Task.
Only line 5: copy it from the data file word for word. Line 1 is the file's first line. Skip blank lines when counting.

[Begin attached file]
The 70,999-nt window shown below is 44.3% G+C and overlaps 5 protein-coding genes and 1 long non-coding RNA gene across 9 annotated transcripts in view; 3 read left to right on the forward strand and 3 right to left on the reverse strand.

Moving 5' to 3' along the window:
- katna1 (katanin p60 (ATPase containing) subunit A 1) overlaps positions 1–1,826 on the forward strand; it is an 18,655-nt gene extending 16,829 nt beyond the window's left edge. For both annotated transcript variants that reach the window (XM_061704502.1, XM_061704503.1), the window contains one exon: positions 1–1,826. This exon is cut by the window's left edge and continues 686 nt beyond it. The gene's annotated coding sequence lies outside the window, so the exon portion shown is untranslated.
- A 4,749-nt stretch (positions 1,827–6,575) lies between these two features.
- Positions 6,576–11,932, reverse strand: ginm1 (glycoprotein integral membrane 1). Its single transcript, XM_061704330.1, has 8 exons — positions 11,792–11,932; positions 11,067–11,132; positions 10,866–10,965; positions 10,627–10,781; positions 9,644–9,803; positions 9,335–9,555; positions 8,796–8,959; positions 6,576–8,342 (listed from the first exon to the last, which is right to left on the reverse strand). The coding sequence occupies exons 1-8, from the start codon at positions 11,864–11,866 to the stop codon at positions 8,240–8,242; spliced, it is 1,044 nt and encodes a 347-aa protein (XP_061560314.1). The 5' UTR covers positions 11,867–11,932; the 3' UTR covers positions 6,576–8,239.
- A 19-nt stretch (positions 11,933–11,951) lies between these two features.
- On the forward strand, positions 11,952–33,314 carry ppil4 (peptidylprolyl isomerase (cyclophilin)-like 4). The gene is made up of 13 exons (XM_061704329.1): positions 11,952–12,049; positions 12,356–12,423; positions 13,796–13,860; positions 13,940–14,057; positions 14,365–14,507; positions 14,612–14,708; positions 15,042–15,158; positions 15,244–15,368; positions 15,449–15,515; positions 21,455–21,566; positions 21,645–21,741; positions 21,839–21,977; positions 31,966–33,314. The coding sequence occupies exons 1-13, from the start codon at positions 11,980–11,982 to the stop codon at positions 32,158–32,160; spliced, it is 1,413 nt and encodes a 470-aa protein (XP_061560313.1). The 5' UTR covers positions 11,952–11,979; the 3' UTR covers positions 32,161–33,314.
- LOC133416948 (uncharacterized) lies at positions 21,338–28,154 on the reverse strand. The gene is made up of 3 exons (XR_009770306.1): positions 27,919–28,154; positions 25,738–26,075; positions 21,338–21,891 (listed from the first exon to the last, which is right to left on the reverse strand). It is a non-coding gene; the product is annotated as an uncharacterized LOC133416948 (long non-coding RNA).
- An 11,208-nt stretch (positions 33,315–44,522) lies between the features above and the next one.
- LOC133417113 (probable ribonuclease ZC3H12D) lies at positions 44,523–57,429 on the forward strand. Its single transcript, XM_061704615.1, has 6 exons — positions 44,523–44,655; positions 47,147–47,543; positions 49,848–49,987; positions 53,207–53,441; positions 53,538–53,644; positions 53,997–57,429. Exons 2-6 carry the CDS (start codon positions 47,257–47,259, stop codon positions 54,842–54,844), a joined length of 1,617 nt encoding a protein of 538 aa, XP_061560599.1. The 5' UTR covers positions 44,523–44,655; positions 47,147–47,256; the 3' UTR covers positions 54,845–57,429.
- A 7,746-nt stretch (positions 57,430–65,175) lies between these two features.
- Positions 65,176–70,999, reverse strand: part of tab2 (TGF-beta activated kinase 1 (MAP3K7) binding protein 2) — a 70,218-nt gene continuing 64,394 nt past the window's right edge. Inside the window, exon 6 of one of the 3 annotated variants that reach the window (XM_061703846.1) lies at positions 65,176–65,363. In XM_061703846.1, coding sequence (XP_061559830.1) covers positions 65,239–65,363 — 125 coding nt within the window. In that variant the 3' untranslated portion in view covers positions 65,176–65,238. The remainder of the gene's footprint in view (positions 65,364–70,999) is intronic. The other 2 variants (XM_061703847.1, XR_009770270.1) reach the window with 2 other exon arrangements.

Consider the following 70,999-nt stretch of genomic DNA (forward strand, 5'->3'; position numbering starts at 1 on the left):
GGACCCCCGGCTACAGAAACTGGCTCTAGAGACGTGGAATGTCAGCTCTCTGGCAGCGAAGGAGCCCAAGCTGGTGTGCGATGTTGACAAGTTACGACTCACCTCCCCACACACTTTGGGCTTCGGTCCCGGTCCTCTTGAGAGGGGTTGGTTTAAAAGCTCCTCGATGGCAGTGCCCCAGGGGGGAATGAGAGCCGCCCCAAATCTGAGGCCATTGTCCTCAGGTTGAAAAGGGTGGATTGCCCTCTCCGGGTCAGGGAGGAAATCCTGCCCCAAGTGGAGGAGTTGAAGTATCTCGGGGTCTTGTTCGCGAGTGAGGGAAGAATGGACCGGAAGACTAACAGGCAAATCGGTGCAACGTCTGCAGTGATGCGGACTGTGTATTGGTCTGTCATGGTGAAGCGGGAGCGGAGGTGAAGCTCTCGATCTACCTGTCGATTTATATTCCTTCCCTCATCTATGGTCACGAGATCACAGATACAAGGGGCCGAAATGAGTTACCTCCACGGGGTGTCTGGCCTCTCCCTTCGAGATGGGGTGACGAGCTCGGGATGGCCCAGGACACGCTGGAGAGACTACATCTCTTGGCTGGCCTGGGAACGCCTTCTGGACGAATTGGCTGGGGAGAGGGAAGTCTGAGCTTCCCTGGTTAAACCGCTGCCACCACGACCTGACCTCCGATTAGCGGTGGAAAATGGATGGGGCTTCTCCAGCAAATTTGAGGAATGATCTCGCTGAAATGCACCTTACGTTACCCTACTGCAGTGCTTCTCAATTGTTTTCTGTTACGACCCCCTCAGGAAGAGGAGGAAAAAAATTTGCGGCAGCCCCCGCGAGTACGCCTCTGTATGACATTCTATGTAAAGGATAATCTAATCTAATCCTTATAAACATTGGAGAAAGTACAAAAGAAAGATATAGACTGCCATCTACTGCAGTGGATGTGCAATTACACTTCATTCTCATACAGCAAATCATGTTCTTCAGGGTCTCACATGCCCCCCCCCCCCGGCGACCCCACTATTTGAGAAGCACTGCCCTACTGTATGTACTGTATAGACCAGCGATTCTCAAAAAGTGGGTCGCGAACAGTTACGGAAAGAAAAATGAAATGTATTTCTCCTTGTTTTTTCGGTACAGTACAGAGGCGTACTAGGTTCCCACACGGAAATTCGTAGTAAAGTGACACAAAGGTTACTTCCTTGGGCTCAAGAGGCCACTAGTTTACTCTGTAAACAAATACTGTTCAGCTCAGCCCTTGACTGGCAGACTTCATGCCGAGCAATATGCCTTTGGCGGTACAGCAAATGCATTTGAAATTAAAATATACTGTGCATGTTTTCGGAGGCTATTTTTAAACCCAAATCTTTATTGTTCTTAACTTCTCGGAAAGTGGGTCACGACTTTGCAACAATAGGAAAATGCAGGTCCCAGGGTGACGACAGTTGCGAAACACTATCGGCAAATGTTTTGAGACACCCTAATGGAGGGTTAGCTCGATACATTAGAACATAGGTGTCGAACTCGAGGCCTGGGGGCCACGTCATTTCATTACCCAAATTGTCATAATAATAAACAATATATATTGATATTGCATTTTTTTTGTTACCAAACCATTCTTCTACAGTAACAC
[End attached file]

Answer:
- Positions 6,576–11,932, reverse strand: ginm1 (glycoprotein integral membrane 1). Its single transcript, XM_061704330.1, has 8 exons — positions 11,792–11,932; positions 11,067–11,132; positions 10,866–10,965; positions 10,627–10,781; positions 9,644–9,803; positions 9,335–9,555; positions 8,796–8,959; positions 6,576–8,342 (listed from the first exon to the last, which is right to left on the reverse strand). The coding sequence occupies exons 1-8, from the start codon at positions 11,864–11,866 to the stop codon at positions 8,240–8,242; spliced, it is 1,044 nt and encodes a 347-aa protein (XP_061560314.1). The 5' UTR covers positions 11,867–11,932; the 3' UTR covers positions 6,576–8,239.